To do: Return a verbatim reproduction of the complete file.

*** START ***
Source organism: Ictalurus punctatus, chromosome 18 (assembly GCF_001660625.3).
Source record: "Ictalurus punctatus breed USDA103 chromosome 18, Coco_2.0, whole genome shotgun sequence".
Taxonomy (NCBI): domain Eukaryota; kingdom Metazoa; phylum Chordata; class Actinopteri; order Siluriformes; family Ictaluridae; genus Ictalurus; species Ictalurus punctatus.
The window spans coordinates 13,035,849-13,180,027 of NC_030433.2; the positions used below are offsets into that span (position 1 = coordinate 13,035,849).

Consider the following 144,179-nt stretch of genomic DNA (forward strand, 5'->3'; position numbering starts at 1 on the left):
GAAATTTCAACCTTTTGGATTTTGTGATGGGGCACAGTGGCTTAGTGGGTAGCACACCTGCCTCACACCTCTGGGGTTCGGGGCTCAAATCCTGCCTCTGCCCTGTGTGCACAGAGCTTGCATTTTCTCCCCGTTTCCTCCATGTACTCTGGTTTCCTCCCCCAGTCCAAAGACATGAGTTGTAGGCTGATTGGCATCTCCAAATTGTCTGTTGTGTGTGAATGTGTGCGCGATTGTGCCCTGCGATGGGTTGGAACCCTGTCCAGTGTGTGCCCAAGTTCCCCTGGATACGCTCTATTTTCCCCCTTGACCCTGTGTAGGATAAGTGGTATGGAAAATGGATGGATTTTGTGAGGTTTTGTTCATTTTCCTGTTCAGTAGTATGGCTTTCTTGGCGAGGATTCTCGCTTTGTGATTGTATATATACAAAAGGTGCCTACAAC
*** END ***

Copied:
Source organism: Ictalurus punctatus, chromosome 18 (assembly GCF_001660625.3).
Source record: "Ictalurus punctatus breed USDA103 chromosome 18, Coco_2.0, whole genome shotgun sequence".
Taxonomy (NCBI): domain Eukaryota; kingdom Metazoa; phylum Chordata; class Actinopteri; order Siluriformes; family Ictaluridae; genus Ictalurus; species Ictalurus punctatus.
The window spans coordinates 13,035,849-13,180,027 of NC_030433.2; the positions used below are offsets into that span (position 1 = coordinate 13,035,849).

Consider the following 144,179-nt stretch of genomic DNA (forward strand, 5'->3'; position numbering starts at 1 on the left):
GAAATTTCAACCTTTTGGATTTTGTGATGGGGCACAGTGGCTTAGTGGGTAGCACACCTGCCTCACACCTCTGGGGTTCGGGGCTCAAATCCTGCCTCTGCCCTGTGTGCACAGAGCTTGCATTTTCTCCCCGTTTCCTCCATGTACTCTGGTTTCCTCCCCCAGTCCAAAGACATGAGTTGTAGGCTGATTGGCATCTCCAAATTGTCTGTTGTGTGTGAATGTGTGCGCGATTGTGCCCTGCGATGGGTTGGAACCCTGTCCAGTGTGTGCCCAAGTTCCCCTGGATACGCTCTATTTTCCCCCTTGACCCTGTGTAGGATAAGTGGTATGGAAAATGGATGGATTTTGTGAGGTTTTGTTCATTTTCCTGTTCAGTAGTATGGCTTTCTTGGCGAGGATTCTCGCTTTGTGATTGTATATATACAAAAGGTGCCTACAAC